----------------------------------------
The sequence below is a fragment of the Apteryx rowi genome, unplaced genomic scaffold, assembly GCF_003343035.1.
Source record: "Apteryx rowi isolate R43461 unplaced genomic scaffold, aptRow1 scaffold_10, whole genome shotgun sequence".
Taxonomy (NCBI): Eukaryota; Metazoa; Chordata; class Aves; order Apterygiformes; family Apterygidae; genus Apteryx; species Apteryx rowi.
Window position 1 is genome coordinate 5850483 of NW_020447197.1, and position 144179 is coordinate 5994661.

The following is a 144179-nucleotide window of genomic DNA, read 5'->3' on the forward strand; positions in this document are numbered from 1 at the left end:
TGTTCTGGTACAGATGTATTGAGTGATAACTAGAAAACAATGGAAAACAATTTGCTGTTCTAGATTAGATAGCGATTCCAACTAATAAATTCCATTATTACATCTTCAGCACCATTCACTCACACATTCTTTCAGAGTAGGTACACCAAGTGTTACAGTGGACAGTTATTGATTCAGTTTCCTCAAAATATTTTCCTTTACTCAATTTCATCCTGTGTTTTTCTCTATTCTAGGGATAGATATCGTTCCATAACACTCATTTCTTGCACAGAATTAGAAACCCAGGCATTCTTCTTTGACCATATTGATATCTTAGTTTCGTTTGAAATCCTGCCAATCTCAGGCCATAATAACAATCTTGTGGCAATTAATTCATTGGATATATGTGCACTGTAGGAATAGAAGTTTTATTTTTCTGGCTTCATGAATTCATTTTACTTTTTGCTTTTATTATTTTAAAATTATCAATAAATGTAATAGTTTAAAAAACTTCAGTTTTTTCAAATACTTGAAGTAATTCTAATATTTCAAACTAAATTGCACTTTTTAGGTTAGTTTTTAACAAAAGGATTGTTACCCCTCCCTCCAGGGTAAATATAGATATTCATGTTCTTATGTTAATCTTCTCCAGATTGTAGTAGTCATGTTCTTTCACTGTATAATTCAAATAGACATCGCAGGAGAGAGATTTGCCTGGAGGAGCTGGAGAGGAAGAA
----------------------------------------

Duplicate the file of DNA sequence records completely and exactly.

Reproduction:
The sequence below is a fragment of the Apteryx rowi genome, unplaced genomic scaffold, assembly GCF_003343035.1.
Source record: "Apteryx rowi isolate R43461 unplaced genomic scaffold, aptRow1 scaffold_10, whole genome shotgun sequence".
Taxonomy (NCBI): Eukaryota; Metazoa; Chordata; class Aves; order Apterygiformes; family Apterygidae; genus Apteryx; species Apteryx rowi.
Window position 1 is genome coordinate 5850483 of NW_020447197.1, and position 144179 is coordinate 5994661.

The following is a 144179-nucleotide window of genomic DNA, read 5'->3' on the forward strand; positions in this document are numbered from 1 at the left end:
TGTTCTGGTACAGATGTATTGAGTGATAACTAGAAAACAATGGAAAACAATTTGCTGTTCTAGATTAGATAGCGATTCCAACTAATAAATTCCATTATTACATCTTCAGCACCATTCACTCACACATTCTTTCAGAGTAGGTACACCAAGTGTTACAGTGGACAGTTATTGATTCAGTTTCCTCAAAATATTTTCCTTTACTCAATTTCATCCTGTGTTTTTCTCTATTCTAGGGATAGATATCGTTCCATAACACTCATTTCTTGCACAGAATTAGAAACCCAGGCATTCTTCTTTGACCATATTGATATCTTAGTTTCGTTTGAAATCCTGCCAATCTCAGGCCATAATAACAATCTTGTGGCAATTAATTCATTGGATATATGTGCACTGTAGGAATAGAAGTTTTATTTTTCTGGCTTCATGAATTCATTTTACTTTTTGCTTTTATTATTTTAAAATTATCAATAAATGTAATAGTTTAAAAAACTTCAGTTTTTTCAAATACTTGAAGTAATTCTAATATTTCAAACTAAATTGCACTTTTTAGGTTAGTTTTTAACAAAAGGATTGTTACCCCTCCCTCCAGGGTAAATATAGATATTCATGTTCTTATGTTAATCTTCTCCAGATTGTAGTAGTCATGTTCTTTCACTGTATAATTCAAATAGACATCGCAGGAGAGAGATTTGCCTGGAGGAGCTGGAGAGGAAGAA